Sunak insists plans to reallocate HS2 funding will be ‘transformational’

The decision to scrap the northern leg of HS2 and put the money into local transport schemes will be “transformational”, Rishi Sunak claimed as the Government earmarked £4.7 billion of funding for the north and Midlands.

With a general election looming and the Tories desperate to hold on to red wall seats in former Labour heartlands, the Prime Minister gathered his senior team in northern England for a Cabinet meeting to highlight the transport funding.

The north of England will be allocated £2.5 billion and the Midlands will receive £2.2 billion from money previously earmarked for the axed high-speed rail line, but the funding will not be made available until April 2025.

The Government said it will go into a “local transport fund” targeted at smaller cities, towns and rural areas, which councils and unitary authorities will decide how best to spend.

But Henri Murison, chief executive of business group the Northern Powerhouse Partnership said the plans are simply a re-announcement.

He told BBC Radio 4’s Today programme: “I’m still kind of happy to receive this money in place of nothing but it is also coming alongside the fact that many of these same communities will not benefit from HS2 and we still haven’t got enough clarity on Northern Powerhouse Rail, which is still a very important and fundamental part of the North transport system.

HS2 network
(PA Graphics)

“We haven’t got the clarity out of the route that was supposed to be announced imminently and instead the Government, rather than going to the north-west, which I would have liked them to do and announced that they are definitely going to do Northern Powerhouse Rail, that it’s going to go from Manchester to Manchester Airport, through towards Liverpool, instead they come and re-announce something here in Yorkshire.

“I don’t fundamentally understand why on earth the cabinet is coming to simply announce something that they already told us about.”

Labour accused ministers of having the “brass neck” to speak about “transformation” to regional transport services after “countless broken promises to do just that”.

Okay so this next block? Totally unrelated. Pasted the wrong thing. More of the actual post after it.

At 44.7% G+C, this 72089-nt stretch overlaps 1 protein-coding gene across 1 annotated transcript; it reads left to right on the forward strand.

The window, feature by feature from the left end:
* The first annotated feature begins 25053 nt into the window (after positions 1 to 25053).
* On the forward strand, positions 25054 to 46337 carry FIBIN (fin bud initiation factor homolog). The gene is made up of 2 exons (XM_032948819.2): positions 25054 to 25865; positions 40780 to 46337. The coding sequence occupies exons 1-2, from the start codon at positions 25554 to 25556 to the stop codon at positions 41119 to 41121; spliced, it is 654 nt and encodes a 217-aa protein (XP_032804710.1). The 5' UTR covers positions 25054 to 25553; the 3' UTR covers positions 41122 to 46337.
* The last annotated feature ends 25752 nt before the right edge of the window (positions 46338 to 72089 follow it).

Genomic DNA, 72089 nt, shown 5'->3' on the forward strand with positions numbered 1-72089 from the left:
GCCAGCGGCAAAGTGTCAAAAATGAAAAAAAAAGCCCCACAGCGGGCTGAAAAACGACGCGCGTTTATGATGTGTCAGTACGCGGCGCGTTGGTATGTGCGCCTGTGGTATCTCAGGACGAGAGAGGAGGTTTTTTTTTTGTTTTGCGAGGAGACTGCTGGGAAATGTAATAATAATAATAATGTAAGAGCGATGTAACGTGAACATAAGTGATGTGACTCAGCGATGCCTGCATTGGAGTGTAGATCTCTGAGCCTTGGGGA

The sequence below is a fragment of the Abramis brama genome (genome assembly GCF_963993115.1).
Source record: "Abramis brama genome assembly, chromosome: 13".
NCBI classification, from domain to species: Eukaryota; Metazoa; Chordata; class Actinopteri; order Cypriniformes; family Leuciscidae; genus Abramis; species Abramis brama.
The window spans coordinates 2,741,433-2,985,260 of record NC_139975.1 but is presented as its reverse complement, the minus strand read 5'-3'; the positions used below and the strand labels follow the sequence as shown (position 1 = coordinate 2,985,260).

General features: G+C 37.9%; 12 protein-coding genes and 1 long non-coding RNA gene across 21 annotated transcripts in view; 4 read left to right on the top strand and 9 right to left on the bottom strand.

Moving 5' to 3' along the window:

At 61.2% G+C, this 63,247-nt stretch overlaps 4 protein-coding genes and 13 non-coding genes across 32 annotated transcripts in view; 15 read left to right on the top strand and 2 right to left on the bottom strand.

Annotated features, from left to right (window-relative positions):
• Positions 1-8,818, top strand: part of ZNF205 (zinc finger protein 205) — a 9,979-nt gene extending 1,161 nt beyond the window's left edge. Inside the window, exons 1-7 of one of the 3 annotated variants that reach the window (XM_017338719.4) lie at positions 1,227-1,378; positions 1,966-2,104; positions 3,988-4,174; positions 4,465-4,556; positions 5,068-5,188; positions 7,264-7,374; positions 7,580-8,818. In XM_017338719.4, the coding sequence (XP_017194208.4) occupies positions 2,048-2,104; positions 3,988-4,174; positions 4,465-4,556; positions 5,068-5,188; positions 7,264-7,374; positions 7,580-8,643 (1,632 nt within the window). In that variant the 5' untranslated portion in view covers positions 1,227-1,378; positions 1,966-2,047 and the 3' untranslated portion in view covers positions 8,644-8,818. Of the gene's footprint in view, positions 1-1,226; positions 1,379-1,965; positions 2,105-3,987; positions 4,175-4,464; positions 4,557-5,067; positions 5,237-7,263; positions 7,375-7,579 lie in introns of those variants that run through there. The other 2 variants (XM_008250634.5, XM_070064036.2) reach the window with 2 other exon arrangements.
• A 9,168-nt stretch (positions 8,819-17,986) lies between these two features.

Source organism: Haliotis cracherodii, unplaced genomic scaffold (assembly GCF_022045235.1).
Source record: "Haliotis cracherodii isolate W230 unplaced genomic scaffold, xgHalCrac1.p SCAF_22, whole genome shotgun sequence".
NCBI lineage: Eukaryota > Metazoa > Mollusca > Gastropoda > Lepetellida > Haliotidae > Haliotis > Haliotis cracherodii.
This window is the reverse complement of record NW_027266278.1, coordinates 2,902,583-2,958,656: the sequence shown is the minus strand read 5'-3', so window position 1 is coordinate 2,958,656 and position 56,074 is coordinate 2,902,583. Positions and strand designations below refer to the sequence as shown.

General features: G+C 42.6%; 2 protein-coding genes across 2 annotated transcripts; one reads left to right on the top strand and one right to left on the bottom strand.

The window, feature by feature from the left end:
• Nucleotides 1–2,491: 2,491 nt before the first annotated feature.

But the Prime Minister told BBC Radio York: “We could have carried on with a project that was going to cost well over £100 billion, take decades and have a very specific set of benefits, whereas I made a different decision.

“I said ‘I’m going to take that money, and instead I’m going to give it to local areas to spend on their local transport priorities’.

“And that’s already started to happen. So local authorities have already got money at the end of last year for more road resurfacing and potholes. They’re going to get more of that this year. We’ve already capped bus fares at £2.

Transport Secretary Mark Harper during a visit to the site of the HS2 project at Curzon Street station in Birmingham
Transport Secretary Mark Harper during a visit to the site of the HS2 project at Curzon Street station in Birmingham (Jacob King/PA)

“And today we’re announcing several years of funding that local areas are going to get for their local transport priority.

“So our plans are already delivering benefits to people and, I think, will be transformational for spreading opportunity, improving connectivity across the North and Midlands in a way that’s never happened before.”

The visit to Yorkshire and the Humber will be the first time Mr Sunak has held a regional Cabinet outside of conference season since he took office in 2022.

The last time ministers gathered outside of London was for emergency talks ahead of the announcement that HS2 would be scaled back at last year’s Tory conference in Manchester – the city most directly hit by the U-turn.

Mr Sunak was expected to use Monday’s Cabinet meeting to say that ministers and MPs would hold local authorities to account to ensure the transport fund is used appropriately.

Transport Secretary Mark Harper was also expected to update ministerial colleagues on the delivery of Network North – the Government’s overarching plan to replace HS2’s northern leg.

The Government says the new funding allocations will provide local authorities with long-term certainty over the amount they have to spend on transport services their communities need the most, for example expanding mass transit systems, filling potholes, roadbuilding or refurbishing bus and rail stations.

Mr Sunak and ministers are also to meet with communities, businesses and organisations to discuss their priorities for the fund and how their area can best benefit from the money.

Labour ridiculed what it described as a “back of a fag packet plan” and said communities are “sick and tired” of empty promises.

Shadow secretary for transport Louise Haigh
Shadow transport secretary Louise Haigh said communities are ‘sick and tired’ of empty promises (Maja Smiejkowska/PA)

Shadow transport secretary Louise Haigh said: “The Tories have failed and local people are sick and tired of this Government taking them for fools.

“Only the Conservatives could have the brass neck to promise yet another ‘transformation’ of transport infrastructure in the Midlands and North after 14 years of countless broken promises to do just that.”